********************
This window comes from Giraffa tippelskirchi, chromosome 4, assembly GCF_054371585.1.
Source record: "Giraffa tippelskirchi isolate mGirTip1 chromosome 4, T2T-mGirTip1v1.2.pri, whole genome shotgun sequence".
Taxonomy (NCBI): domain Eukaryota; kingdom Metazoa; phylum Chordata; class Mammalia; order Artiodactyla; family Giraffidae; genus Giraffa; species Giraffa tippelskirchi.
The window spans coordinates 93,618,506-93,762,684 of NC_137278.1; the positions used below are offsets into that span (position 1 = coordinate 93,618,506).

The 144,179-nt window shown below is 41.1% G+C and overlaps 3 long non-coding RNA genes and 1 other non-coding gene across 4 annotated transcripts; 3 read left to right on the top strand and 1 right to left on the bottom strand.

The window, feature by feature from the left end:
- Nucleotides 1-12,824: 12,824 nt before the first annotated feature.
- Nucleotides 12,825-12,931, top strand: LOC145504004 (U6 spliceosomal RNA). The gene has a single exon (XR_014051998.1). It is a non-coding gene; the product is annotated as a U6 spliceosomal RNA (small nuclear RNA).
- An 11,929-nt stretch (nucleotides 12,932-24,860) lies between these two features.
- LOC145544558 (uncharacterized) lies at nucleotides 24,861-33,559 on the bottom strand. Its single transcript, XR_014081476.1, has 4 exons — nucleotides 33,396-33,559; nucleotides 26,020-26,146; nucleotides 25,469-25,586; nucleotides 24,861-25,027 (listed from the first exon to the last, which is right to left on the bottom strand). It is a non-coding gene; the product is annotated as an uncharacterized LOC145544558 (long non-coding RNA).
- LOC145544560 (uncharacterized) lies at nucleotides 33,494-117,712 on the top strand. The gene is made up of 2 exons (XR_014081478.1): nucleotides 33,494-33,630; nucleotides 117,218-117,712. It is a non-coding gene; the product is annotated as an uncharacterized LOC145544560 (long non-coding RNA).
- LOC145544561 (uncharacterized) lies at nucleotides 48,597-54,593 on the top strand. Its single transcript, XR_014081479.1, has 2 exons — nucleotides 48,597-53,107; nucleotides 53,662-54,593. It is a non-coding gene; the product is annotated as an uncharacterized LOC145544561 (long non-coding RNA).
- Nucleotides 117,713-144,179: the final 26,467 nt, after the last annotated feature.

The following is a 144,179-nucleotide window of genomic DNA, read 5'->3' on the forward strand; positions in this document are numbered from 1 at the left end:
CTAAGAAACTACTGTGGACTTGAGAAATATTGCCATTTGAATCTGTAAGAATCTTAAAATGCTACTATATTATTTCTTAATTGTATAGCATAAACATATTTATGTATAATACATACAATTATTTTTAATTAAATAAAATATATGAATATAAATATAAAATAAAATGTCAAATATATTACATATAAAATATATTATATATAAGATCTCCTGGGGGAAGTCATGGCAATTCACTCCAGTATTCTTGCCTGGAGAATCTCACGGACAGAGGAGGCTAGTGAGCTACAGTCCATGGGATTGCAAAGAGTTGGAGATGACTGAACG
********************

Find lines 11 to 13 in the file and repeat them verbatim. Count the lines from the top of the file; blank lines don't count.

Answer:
- LOC145544560 (uncharacterized) lies at nucleotides 33,494-117,712 on the top strand. The gene is made up of 2 exons (XR_014081478.1): nucleotides 33,494-33,630; nucleotides 117,218-117,712. It is a non-coding gene; the product is annotated as an uncharacterized LOC145544560 (long non-coding RNA).
- LOC145544561 (uncharacterized) lies at nucleotides 48,597-54,593 on the top strand. Its single transcript, XR_014081479.1, has 2 exons — nucleotides 48,597-53,107; nucleotides 53,662-54,593. It is a non-coding gene; the product is annotated as an uncharacterized LOC145544561 (long non-coding RNA).
- Nucleotides 117,713-144,179: the final 26,467 nt, after the last annotated feature.